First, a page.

RELATED: Vatican says general absolution may be permissible during pandemic 

The National Association of Catholic Chaplains encouraged priests to inform patients about the indulgence in two documents released last month.

The reminders explicitly denounced anointing by proxy, and — when anointing is not possible — instructed chaplains to “provide the patient the prayer of the Church, prayers for a dying person, the prayer of Apostolic Pardon, and the assurance of the Plenary Indulgence granted the person with COVID-19.”

As for how priests approach pastoral conversations when patients cannot be anointed, Coyne said chaplains should remain positive with patients and their loved ones.

“It’s very hard to do catechesis at that point,” he said. “Rather than talk about what I can’t do, I say, ‘It’s great that we’re here. We can pray for your father who’s dying. Why don’t I give you a sheet with prayers on it, and you can go in with your family and you can be with him.’”

If patients or loved ones ask about an anointing, “you say, ‘Well, what’s more important than the anointing is our praying together,’” Coyne said, “‘and recognizing that God’s mercy is always open to [one whose] heart is sincere and is seeking to grow in God’s love.’”

To avoid the necessity for such conversations, though, some dioceses including Coyne’s are collaborating with hospital officials to make sacramental anointing available for Catholic patients.

The Archdiocese of Chicago established a team of 24 priests outfitted and trained to anoint victims of COVID-19 on the verge of death, according to the Chicago Tribune. The priests were selected last month from a pool of volunteers under the age of 60 with no chronic illnesses. 

David Lichter, the executive director for the National Association of Catholic Chaplains, told Crux that health systems have been very generous in giving protective equipment to chaplains.

Even in late March, when it was more uncertain how much PPE would be needed to weather the crisis, many hospitals considered chaplains a “vital” service.

“While they did not view chaplaincy as an ‘essential’ service — so that there would be priority for PPE — it was considered ‘vital’ service,” Lichter said. “They wanted to make sure, when there’s so great a need, that the service of chaplains could be accessed.”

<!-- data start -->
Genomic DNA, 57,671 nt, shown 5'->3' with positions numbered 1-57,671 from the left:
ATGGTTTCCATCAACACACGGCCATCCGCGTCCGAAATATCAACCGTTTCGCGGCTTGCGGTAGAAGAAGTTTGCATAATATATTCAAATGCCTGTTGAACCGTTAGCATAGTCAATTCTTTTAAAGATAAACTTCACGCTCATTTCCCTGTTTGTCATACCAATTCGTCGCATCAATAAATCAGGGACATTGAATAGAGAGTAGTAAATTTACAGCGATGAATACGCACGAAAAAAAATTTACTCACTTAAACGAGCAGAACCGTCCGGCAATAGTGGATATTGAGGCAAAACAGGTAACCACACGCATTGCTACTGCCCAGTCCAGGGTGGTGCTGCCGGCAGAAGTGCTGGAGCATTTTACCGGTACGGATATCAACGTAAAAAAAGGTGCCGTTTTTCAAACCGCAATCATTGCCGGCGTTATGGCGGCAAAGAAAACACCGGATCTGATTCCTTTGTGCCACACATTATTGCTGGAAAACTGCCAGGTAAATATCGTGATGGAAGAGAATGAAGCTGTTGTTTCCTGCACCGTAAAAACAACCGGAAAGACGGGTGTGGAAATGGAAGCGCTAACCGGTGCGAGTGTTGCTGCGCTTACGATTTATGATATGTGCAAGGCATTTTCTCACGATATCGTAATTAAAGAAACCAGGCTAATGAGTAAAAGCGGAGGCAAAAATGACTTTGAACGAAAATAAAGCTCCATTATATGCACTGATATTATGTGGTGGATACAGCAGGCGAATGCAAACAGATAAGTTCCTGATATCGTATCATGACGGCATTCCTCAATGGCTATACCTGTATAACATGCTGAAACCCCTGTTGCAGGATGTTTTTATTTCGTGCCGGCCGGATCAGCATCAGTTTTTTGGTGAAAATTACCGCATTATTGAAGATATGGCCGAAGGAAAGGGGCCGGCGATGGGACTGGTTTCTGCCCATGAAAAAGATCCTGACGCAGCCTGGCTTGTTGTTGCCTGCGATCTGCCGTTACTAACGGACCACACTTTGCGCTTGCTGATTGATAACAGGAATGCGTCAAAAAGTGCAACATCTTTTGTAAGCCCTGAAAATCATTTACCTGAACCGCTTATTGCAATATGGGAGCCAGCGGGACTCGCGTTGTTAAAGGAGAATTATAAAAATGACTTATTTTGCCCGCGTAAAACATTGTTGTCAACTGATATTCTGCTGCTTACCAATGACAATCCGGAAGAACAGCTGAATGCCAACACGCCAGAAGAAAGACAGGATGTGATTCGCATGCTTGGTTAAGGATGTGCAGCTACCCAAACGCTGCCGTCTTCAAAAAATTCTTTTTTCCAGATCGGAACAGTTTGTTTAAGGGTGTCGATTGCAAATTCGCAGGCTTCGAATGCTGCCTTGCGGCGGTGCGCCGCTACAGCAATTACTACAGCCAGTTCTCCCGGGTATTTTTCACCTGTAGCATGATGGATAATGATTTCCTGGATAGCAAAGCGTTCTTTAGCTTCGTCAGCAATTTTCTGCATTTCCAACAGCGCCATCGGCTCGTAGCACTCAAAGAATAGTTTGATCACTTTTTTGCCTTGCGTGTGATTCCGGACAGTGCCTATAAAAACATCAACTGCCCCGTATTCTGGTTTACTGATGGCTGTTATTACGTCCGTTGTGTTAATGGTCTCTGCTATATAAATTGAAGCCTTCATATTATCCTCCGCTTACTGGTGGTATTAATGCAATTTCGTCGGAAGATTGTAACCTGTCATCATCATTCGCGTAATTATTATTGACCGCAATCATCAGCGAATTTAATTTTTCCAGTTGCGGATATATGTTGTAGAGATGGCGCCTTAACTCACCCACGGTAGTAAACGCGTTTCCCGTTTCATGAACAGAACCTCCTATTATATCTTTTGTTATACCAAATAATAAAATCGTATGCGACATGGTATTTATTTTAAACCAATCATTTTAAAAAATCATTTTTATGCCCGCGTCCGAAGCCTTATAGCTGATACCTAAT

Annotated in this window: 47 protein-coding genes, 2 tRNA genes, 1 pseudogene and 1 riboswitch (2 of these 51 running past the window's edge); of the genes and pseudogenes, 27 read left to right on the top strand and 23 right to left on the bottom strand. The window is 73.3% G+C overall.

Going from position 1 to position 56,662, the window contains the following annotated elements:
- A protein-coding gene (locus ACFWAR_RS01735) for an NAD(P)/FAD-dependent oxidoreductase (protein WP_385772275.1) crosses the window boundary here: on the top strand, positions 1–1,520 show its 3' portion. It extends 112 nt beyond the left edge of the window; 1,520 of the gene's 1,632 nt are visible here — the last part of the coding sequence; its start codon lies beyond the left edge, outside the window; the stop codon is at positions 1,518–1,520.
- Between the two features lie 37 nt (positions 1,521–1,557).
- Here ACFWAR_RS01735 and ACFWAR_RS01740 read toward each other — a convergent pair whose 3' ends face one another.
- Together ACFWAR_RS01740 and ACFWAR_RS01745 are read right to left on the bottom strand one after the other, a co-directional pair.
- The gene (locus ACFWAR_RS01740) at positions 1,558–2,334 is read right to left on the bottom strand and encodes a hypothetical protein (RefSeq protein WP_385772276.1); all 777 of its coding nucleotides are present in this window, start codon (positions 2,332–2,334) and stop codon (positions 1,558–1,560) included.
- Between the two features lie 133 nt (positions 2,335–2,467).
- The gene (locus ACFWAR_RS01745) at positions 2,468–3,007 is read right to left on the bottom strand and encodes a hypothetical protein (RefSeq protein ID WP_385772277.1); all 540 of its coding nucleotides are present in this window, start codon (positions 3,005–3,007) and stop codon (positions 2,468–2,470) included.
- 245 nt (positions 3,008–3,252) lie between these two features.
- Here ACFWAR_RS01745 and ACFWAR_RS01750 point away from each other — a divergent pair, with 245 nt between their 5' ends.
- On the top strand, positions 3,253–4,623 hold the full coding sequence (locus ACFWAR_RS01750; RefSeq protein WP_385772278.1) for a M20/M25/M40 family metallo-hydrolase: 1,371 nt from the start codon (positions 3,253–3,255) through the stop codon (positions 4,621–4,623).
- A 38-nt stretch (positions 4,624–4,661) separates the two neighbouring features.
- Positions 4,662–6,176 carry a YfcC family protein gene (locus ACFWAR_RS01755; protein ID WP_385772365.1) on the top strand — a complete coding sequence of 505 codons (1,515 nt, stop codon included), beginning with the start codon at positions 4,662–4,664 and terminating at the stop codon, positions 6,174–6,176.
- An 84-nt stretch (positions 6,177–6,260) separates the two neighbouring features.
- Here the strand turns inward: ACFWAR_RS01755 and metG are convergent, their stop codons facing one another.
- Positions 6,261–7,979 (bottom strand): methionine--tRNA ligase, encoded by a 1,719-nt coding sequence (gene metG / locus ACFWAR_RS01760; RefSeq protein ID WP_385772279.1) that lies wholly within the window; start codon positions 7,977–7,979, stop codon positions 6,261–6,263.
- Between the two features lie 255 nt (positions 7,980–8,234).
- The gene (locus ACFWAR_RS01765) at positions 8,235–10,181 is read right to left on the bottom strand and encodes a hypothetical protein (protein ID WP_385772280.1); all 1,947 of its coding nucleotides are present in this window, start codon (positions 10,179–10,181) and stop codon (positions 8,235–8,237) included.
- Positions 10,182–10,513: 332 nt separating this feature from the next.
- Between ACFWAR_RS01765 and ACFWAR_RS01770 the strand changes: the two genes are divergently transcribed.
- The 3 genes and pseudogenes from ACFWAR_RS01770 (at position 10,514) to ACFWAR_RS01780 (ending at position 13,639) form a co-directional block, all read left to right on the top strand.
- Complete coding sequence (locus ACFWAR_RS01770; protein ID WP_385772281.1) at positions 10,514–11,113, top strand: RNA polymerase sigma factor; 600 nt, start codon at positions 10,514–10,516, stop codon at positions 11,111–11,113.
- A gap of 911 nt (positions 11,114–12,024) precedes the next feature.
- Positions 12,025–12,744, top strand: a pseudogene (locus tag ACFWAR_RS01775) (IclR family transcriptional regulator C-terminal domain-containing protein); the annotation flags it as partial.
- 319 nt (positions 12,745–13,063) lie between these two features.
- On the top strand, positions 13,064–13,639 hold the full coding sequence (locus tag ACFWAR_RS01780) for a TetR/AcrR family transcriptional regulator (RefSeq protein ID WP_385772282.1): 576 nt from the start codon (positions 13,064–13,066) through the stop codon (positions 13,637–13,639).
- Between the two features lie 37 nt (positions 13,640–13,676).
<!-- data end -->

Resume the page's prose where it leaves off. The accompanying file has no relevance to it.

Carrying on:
Still, with the U.S. Food and Drug Administration advising health workers to conserve PPE as much as possible, some hospitals have told chaplains not to gown up at all, and to pray with patients or loved ones over the phone.

Even though it’s not the same as being in the same room, “that’s a very powerful way to provide care,” Lichter said.

In such situations where priests cannot anoint the faithful, some argue that lay people — such as nurses who are already outfitted with PPE — should be able to administer the sacrament on their own.

Father Michael Driscoll, a retired professor of liturgical theology at the University of Notre Dame, said the coronavirus outbreak could foster a broader interpretation of anointing of the sick, like the ones seen in Eastern rites of the Catholic Church.

“The Oriental Rite, they have all kinds of anointings,” Driscoll said. “It’s not like there’s this one kind of anointing only priests can do.”

“I think that a larger sense of anointing is helpful for them, because in situations like this, a person’s not denied anointing because a priest can’t be there,” he added.

While the Council of Trent determined that sacramental anointings by lay people are illicit, Easton said, that decision could be reversed by papal authority.

Nevertheless, just because Pope Francis can change liturgical practice in response to COVID-19 does mean he’s likely to, Coyne said

“Pope Francis is somebody who is always trying to do everything he can to allow people to have access to the Church’s sacraments and the Church’s works of mercy, so he could, down the road, if this continues to become a worse situation,” Coyne said. “But he’s also someone who says, ‘Look, let’s just use the regular means in which these things are done without having to necessarily make significant changes.’”

For the anointing of the sick, those “regular means” go beyond a physical anointing and include an entirely spiritual means of receiving grace, Easton said.

“God works outside of the sacrament,” he said. “People can pray; if they have that desire to receive the sacrament of the anointing of the sick… it opens their hearts to receive the grace that would normally have been coming by way of the sacraments.”

Latest Stories